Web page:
Now We Pay Video Games to Make Us Feel Bad

by Patrick Braud

Last year, the game Spec Ops: The Line was released to critical acclaim. No characters were carried over from the Spec Ops series, no stories, nothing. It was its own little entity, and if you decided to play the game purely on the fact that this was from the Spec Ops series and thought it looked like a good FPS where you could shoot some freedom-fries-hating terrorists, you would have been sorely disappointed.

America. Because shut up, France.

America. Because shut up, France.

By that we mean to say you would have played a Heart of Darkness-based, dramatic game that tried to expose you to the horrors of modern warfare by challenging you to make decisions (that weren’t guided by helpful text screens that made it obvious what the “good” or “bad” choices were), and actively wanted you to dislike playing it.

The game, which puts you in charge of a three-man Delta Force squad seeking out a group of soldiers who have apparently gone rogue in the midst of a natural disaster in Dubai. It gradually makes your protagonist sink to new depths of crazy as you are exposed to varying horrors that could be better or worse depending on your decisions. Though not much better. You could say, disperse an angry mob of a crowd by firing your gun into the air rather than by, y’know – killing them. Like you do. And while the former is a much better choice than the latter, you’ll still end up doing things like, SPOILER ALERT – accidentally firing white phosphorus rounds on both your enemy combatants and a large group of civilians.

ss 10 xl Now We Pay Video Games to Make Us Feel Bad

© 2011 Take-Two Interactive Software, Inc.
Then there are the loading screens that further make you feel awful by saying things like, “You are still a good person.”

It’s not fun. It’s not the escapism that most people are looking for in modern war-based FPSs, and it makes you want to stop playing. Even if you make it to the end, (once again, SPOILER ALERT) it actively scolds you for doing all the terrible things you did because you “wanted to be a hero.” I’m not very good at video games, so I often stick to games where I win by making the most bad guys dead with my magic evil-erasing bullets, but this game wants you think about the people you’re killing. At one point, and I’m not even going to throw up a spoiler tag on this one because honestly, you should know better by now, a guy announces the personal details of the men you’re killing over a radio.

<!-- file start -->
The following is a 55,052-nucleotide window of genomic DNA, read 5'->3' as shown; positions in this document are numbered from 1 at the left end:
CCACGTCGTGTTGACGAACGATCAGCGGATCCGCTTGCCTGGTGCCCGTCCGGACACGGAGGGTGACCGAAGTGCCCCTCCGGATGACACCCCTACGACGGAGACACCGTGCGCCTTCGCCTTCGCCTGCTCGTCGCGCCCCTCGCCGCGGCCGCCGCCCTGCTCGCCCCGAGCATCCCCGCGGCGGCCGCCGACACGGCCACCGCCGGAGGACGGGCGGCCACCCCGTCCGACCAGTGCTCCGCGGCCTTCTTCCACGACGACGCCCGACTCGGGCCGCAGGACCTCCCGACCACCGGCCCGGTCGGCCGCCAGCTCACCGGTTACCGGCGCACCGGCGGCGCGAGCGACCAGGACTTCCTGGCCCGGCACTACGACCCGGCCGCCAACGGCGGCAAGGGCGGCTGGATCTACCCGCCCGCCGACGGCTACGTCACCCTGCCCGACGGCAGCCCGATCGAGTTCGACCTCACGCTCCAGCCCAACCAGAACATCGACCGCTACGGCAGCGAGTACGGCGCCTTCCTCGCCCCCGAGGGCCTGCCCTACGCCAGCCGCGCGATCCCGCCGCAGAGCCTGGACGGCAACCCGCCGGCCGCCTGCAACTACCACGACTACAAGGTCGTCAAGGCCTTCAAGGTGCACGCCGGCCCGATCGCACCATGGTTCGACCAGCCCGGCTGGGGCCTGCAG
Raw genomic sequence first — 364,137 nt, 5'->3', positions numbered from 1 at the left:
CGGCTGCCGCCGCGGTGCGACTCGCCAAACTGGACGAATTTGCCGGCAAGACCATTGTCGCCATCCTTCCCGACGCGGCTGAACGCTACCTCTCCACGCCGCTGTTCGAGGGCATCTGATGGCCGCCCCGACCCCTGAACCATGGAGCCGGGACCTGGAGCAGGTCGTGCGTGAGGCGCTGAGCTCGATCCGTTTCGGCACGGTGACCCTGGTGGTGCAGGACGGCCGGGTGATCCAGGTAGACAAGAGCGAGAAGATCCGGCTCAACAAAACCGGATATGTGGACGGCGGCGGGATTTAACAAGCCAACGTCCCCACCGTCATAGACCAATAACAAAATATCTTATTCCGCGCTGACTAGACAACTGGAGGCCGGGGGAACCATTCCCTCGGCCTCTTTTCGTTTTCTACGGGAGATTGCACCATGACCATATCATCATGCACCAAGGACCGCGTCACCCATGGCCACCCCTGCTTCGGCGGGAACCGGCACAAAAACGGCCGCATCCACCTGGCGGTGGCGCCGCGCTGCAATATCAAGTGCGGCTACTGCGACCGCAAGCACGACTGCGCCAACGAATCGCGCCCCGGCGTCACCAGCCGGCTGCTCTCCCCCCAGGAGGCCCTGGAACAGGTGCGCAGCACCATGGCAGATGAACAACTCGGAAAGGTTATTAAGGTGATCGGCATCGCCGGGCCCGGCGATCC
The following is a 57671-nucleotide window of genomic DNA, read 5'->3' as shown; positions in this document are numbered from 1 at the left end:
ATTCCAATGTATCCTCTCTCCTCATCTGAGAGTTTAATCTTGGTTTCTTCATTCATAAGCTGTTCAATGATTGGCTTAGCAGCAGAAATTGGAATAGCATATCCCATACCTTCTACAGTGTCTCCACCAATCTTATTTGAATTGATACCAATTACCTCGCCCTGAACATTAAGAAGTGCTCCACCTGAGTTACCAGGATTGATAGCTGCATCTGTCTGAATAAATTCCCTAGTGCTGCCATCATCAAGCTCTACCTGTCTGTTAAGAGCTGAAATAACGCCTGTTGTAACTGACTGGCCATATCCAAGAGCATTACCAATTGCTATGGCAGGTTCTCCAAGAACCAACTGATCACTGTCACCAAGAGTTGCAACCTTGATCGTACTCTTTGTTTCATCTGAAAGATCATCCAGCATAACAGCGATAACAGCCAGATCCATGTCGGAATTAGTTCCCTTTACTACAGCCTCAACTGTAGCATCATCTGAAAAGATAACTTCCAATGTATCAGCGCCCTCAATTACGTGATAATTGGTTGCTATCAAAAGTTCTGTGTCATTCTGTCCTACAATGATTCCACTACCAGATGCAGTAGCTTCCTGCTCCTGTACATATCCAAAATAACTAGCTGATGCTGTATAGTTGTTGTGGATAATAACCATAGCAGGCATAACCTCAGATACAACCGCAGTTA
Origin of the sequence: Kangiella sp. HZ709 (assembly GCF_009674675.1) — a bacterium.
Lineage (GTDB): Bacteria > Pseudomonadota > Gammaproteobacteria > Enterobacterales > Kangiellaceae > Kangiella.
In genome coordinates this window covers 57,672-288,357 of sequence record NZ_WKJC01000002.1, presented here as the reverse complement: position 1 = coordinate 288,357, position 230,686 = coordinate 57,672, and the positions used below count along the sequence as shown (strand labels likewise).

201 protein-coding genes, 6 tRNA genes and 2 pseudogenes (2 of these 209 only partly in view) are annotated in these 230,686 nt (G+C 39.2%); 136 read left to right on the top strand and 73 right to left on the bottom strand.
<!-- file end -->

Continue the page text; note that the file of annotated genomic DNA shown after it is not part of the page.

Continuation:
This works for a warfare-based FPS that wants to make a statement. War isn’t supposed to be fun, and those fighting are more three-dimensional than what are presented in most games.

But if random possible terrorist slaughter isn’t as black and white as it seems, then the same should go for orc or dragon slaughter. Maybe even for virus-carrying space aliens or zombies. For your rumination, I’ve considered what it would be like if other games wanted you to think about the implications of your decisions on the level that Spec Ops: The Line does.


We know you’re a loose cannon whose methods may be extreme but you get results or whatever, but you should really stop doing that.

We know you’re a loose cannon whose methods may be extreme but you get results or whatever, but you should really stop doing that.

The alien species you’ve been systematically murdering initially attacked in fear of you coming to conquer their planet. Probably because you showed up in giant gunships out of nowhere and began to form random colonies on habitable planets in their system. Not wishing to become a slave labor force, they took it upon themselves to create a show of force as a deterrent, but have been trying to start up negotiations with you. These have all failed because you continually prevent positive discourse by literally jamming guns down their throats and firing bullets inside their bodies, trying desperately to ignore the very human looks of fear in their eyes and the way they beg you not to gruesomely murder them in vernacular English. Superiors have noted that though your methods may be “totally awesome,” they might also be a bit excessive.